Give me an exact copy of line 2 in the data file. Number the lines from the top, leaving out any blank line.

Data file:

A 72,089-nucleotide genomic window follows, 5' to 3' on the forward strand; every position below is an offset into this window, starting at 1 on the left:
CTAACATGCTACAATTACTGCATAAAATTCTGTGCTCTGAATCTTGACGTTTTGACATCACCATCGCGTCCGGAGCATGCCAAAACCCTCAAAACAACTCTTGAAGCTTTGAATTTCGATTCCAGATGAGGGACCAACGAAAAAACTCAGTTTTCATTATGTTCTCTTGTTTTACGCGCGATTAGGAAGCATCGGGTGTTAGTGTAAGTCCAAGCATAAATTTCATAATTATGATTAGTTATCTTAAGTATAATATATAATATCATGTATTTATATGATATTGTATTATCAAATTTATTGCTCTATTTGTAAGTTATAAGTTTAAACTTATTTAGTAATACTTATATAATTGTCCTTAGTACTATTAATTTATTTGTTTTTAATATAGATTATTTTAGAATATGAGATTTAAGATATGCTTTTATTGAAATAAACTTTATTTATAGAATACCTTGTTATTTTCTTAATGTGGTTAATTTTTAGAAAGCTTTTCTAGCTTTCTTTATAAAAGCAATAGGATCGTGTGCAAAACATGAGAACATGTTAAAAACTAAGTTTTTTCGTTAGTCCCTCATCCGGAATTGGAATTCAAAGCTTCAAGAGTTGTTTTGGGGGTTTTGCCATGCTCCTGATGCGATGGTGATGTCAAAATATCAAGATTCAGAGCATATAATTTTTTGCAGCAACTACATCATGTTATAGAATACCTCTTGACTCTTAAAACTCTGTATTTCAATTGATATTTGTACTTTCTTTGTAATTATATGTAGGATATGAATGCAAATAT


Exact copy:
CTAACATGCTACAATTACTGCATAAAATTCTGTGCTCTGAATCTTGACGTTTTGACATCACCATCGCGTCCGGAGCATGCCAAAACCCTCAAAACAACTCTTGAAGCTTTGAATTTCGATTCCAGATGAGGGACCAACGAAAAAACTCAGTTTTCATTATGTTCTCTTGTTTTACGCGCGATTAGGAAGCATCGGGTGTTAGTGTAAGTCCAAGCATAAATTTCATAATTATGATTAGTTATCTTAAGTATAATATATAATATCATGTATTTATATGATATTGTATTATCAAATTTATTGCTCTATTTGTAAGTTATAAGTTTAAACTTATTTAGTAATACTTATATAATTGTCCTTAGTACTATTAATTTATTTGTTTTTAATATAGATTATTTTAGAATATGAGATTTAAGATATGCTTTTATTGAAATAAACTTTATTTATAGAATACCTTGTTATTTTCTTAATGTGGTTAATTTTTAGAAAGCTTTTCTAGCTTTCTTTATAAAAGCAATAGGATCGTGTGCAAAACATGAGAACATGTTAAAAACTAAGTTTTTTCGTTAGTCCCTCATCCGGAATTGGAATTCAAAGCTTCAAGAGTTGTTTTGGGGGTTTTGCCATGCTCCTGATGCGATGGTGATGTCAAAATATCAAGATTCAGAGCATATAATTTTTTGCAGCAACTACATCATGTTATAGAATACCTCTTGACTCTTAAAACTCTGTATTTCAATTGATATTTGTACTTTCTTTGTAATTATATGTAGGATATGAATGCAAATAT